PoliceOne member Chief Jeff Chudwin of Olympia Fields (IL) PD has been dispatched as part of a team of Illinois-based first responders to the epicenter of Hurricane Katrina. Their mission is to aid in rescue, recovery and clean-up efforts. Jeff shares first-hand accounts of his team's monumental challenges and poignant experiences in frequent reports from the field. PoliceOne received the following message the evening of Thursday, September 08, 2005:
I will try to put into words that which is so difficult to explain or describe due in large part to the enormity of this event.
I am privileged to serve as a member of Task Force Illinois. We number over 150 officers from the Illinois State Police and many other agencies throughout Illinois. It was a battle to get a slot to join the Task Force as hundreds of officers wanted to be included. Our Task Force is commanded by Illinois State Police Troops...Captain Rob Haley, Lt. Todd Kilby, Master Sgt, Jeff Regan and all are outstanding leaders.
We are members of the Illinois Law Enforcement Alarm System; formed statewide after the September 11th Attack. Led by President Gary Stryker (Under Sheriff Lake County) and Exec. Dir. Jim Page (ret.Assist. Chief Urbana IL P.D.)
We deployed from Springfield IL after receiving an EMAC request fro mutual aid from Louisiana on Friday, last.
We are in the thick of the effort to aid in the recovery of New Orleans and have been here for 5 days.
Military and police units from around the country are here and the sights are amazing.
Helicopters are so numerous we no longer look up at the sound.
We have traveled and worked non-stop.
Four hours sleep is normal. I do not know what day it is and have no need to know other than being curious. We have no TV or newspapers at hand and are too tired to get to them.
The issues are beyond imagination. The city and the Gulf Coast have been devastated.
Many teams are working with utility company personnel to get power restored. They must guard the effort as there are definitely some dangers lurking. We are also assisting with site security and transportation security. I see only my small view of the big picture.
My team, Team F, comprised of 7 officers is part of the city wide clearing operation.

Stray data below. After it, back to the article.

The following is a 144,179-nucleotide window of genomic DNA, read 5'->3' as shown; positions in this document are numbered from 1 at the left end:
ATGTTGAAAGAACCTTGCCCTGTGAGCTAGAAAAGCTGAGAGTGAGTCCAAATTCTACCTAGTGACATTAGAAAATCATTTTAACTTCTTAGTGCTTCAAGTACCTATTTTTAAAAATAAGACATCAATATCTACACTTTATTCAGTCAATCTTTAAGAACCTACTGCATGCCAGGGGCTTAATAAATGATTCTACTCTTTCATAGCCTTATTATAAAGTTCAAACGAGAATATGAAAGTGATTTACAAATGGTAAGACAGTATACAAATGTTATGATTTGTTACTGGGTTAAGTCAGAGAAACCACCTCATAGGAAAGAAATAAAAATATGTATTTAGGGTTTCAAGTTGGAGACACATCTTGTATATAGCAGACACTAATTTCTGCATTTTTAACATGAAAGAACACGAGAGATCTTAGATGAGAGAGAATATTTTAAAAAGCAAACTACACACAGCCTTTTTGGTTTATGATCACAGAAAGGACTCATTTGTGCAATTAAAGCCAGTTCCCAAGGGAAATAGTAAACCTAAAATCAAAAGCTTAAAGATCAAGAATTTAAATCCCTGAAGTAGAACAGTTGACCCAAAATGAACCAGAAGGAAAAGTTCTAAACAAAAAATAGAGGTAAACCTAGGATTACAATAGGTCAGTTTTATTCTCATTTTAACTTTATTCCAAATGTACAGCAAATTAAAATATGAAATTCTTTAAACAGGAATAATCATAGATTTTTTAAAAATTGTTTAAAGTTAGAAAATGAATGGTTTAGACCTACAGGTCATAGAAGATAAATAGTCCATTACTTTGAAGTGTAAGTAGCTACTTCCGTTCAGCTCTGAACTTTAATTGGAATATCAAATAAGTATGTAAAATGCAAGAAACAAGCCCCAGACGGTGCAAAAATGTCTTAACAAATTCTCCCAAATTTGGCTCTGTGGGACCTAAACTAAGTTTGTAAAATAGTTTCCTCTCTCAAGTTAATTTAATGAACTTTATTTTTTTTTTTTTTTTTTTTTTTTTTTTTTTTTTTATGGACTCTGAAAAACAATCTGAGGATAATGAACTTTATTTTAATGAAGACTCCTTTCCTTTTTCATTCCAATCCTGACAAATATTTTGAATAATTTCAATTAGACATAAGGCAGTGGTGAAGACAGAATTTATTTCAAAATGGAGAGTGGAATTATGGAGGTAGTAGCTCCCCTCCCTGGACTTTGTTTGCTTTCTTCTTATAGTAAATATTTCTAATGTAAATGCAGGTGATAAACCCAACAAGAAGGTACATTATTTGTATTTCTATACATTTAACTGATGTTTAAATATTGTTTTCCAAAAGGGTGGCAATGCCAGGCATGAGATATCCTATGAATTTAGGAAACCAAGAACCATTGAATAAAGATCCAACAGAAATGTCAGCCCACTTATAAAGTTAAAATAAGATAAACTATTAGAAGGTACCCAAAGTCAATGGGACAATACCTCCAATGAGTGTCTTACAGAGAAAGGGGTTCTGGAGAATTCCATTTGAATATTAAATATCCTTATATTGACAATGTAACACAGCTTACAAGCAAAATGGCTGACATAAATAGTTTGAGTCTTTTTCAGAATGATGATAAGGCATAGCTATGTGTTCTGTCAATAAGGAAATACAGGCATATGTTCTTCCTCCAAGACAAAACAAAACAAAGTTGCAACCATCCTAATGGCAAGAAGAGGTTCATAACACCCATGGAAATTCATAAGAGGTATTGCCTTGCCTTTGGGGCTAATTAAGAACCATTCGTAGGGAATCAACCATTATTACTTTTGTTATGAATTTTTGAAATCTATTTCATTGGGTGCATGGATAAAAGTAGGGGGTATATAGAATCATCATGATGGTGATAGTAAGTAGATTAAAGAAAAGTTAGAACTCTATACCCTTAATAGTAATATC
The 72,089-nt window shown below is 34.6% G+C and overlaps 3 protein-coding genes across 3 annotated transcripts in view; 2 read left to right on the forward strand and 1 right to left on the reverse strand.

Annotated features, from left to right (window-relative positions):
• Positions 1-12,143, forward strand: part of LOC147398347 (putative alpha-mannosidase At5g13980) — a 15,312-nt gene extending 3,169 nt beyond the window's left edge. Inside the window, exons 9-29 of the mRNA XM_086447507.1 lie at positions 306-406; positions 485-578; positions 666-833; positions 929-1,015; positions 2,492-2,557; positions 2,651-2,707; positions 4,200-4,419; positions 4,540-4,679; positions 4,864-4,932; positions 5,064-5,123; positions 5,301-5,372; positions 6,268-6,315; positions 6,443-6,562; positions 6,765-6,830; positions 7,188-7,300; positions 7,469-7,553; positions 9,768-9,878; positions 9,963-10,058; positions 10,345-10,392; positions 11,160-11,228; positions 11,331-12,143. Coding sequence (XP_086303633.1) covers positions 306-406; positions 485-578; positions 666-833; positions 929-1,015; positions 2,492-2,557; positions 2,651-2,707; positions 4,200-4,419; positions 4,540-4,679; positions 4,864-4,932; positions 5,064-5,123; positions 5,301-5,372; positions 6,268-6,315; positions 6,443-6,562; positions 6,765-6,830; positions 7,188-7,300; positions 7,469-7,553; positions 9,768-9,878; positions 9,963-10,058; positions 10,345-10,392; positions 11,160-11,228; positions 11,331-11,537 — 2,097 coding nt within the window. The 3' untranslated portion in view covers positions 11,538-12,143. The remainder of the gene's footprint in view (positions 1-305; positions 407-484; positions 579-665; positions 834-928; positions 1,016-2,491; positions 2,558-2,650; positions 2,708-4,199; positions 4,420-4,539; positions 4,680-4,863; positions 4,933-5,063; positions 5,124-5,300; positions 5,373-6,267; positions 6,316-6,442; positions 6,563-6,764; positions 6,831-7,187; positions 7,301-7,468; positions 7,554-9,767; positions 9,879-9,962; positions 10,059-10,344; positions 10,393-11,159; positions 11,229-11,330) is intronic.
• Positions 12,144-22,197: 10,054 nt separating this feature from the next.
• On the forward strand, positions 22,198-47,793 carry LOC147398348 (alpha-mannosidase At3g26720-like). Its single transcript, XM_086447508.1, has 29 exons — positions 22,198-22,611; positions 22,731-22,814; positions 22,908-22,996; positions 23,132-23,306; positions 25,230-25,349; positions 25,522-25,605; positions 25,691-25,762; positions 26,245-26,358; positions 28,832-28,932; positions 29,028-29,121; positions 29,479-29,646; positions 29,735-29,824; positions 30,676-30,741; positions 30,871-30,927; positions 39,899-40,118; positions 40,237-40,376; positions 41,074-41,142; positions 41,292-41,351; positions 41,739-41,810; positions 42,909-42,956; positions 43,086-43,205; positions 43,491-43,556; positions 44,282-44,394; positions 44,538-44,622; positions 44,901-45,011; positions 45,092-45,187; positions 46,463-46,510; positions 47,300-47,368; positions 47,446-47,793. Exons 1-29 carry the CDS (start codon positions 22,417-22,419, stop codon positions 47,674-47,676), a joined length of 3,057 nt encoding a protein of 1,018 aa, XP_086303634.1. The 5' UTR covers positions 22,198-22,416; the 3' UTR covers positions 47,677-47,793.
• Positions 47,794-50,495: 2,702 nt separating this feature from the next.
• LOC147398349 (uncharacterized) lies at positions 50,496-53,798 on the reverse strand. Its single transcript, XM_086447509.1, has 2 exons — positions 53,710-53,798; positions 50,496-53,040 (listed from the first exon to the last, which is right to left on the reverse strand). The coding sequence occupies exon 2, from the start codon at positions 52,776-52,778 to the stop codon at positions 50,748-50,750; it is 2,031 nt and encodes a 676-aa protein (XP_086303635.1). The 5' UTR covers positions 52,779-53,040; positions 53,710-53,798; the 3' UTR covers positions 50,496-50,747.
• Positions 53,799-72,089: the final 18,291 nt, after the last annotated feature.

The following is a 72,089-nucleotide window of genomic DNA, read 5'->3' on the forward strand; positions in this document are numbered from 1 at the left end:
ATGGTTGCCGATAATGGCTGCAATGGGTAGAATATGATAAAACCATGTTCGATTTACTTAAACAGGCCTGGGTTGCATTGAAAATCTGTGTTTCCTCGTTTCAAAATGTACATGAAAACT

The city has been ordered evacuated, closed, and sealed. This is a big city and the task in enormous. It is also surreal to look down major thoroughfares and all is abandoned of human life.
Our team rescued or relieved from their homes 15 people today. Additional the day previous.
We are but one of many teams operating on land and water.
The dead are numerous and the recovery work will be difficult.
The oldest we took out today was a 92 yr old man. He was in good shape considering what he had been through, but not for long.
Those without money, family, or resources are the last left. It is now a dead city. And if they do not leave, they too will perish.
Their ability to think clearly is waning. It takes time and we are mostly successful. We do not forcibly take them. Those who refuse...we ask only that they place identification on their person so they can be identified. We could not get through to a man and his wife yesterday. We walked away discussing how long they could endure. The inside of their home was an oven-like temperature. We gave them each a cold bottle of water and noted the address and names.
We look imposing in all our gear but we smile and give them cold water and tell them the truth. We are here to help and only seek safety and comfort for them.
News media is all around us and we work hard to prove we are here to help, knowing our words and conduct are before the world watching. The news folks seemed equally shocked by what they see. We have seen many good men and women print and media journalists and only had one bad experience with one who chose to interrupt some dangerous work by forcing himself into our immediate (one step away from our gun barrels) area of operation so he could get the "shot". I firmly advised him that this was not an event designed for his entertainment. Enough said...he moved on as we were in no mood to be trifled with.